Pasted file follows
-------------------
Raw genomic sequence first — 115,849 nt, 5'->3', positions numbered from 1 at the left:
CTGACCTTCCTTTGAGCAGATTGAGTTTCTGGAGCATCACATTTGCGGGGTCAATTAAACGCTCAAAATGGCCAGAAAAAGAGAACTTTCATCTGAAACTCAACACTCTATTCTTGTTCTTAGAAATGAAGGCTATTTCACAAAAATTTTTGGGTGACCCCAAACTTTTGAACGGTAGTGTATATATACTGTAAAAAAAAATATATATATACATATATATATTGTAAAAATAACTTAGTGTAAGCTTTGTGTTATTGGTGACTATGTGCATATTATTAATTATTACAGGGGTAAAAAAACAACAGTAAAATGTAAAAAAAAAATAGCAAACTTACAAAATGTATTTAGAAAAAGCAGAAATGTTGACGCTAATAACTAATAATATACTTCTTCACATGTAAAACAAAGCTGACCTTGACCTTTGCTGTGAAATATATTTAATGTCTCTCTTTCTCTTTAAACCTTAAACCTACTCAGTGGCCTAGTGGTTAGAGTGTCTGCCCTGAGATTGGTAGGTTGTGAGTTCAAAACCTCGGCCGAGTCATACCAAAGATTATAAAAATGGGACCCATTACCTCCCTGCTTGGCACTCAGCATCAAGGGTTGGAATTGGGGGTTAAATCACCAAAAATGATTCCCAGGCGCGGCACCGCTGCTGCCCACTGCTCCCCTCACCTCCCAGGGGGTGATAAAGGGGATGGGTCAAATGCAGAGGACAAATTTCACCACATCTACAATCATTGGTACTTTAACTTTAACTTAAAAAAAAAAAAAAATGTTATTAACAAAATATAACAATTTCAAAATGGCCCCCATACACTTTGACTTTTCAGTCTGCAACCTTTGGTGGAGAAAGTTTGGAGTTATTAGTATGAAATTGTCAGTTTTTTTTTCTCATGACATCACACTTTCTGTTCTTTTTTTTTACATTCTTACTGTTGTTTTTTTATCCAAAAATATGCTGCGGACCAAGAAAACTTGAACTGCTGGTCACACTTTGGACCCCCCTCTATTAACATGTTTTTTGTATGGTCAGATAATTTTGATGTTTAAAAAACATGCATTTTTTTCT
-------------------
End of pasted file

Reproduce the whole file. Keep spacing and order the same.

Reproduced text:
Raw genomic sequence first — 115,849 nt, 5'->3', positions numbered from 1 at the left:
CTGACCTTCCTTTGAGCAGATTGAGTTTCTGGAGCATCACATTTGCGGGGTCAATTAAACGCTCAAAATGGCCAGAAAAAGAGAACTTTCATCTGAAACTCAACACTCTATTCTTGTTCTTAGAAATGAAGGCTATTTCACAAAAATTTTTGGGTGACCCCAAACTTTTGAACGGTAGTGTATATATACTGTAAAAAAAAATATATATATACATATATATATTGTAAAAATAACTTAGTGTAAGCTTTGTGTTATTGGTGACTATGTGCATATTATTAATTATTACAGGGGTAAAAAAACAACAGTAAAATGTAAAAAAAAAATAGCAAACTTACAAAATGTATTTAGAAAAAGCAGAAATGTTGACGCTAATAACTAATAATATACTTCTTCACATGTAAAACAAAGCTGACCTTGACCTTTGCTGTGAAATATATTTAATGTCTCTCTTTCTCTTTAAACCTTAAACCTACTCAGTGGCCTAGTGGTTAGAGTGTCTGCCCTGAGATTGGTAGGTTGTGAGTTCAAAACCTCGGCCGAGTCATACCAAAGATTATAAAAATGGGACCCATTACCTCCCTGCTTGGCACTCAGCATCAAGGGTTGGAATTGGGGGTTAAATCACCAAAAATGATTCCCAGGCGCGGCACCGCTGCTGCCCACTGCTCCCCTCACCTCCCAGGGGGTGATAAAGGGGATGGGTCAAATGCAGAGGACAAATTTCACCACATCTACAATCATTGGTACTTTAACTTTAACTTAAAAAAAAAAAAAAATGTTATTAACAAAATATAACAATTTCAAAATGGCCCCCATACACTTTGACTTTTCAGTCTGCAACCTTTGGTGGAGAAAGTTTGGAGTTATTAGTATGAAATTGTCAGTTTTTTTTTCTCATGACATCACACTTTCTGTTCTTTTTTTTTACATTCTTACTGTTGTTTTTTTATCCAAAAATATGCTGCGGACCAAGAAAACTTGAACTGCTGGTCACACTTTGGACCCCCCTCTATTAACATGTTTTTTGTATGGTCAGATAATTTTGATGTTTAAAAAACATGCATTTTTTTCT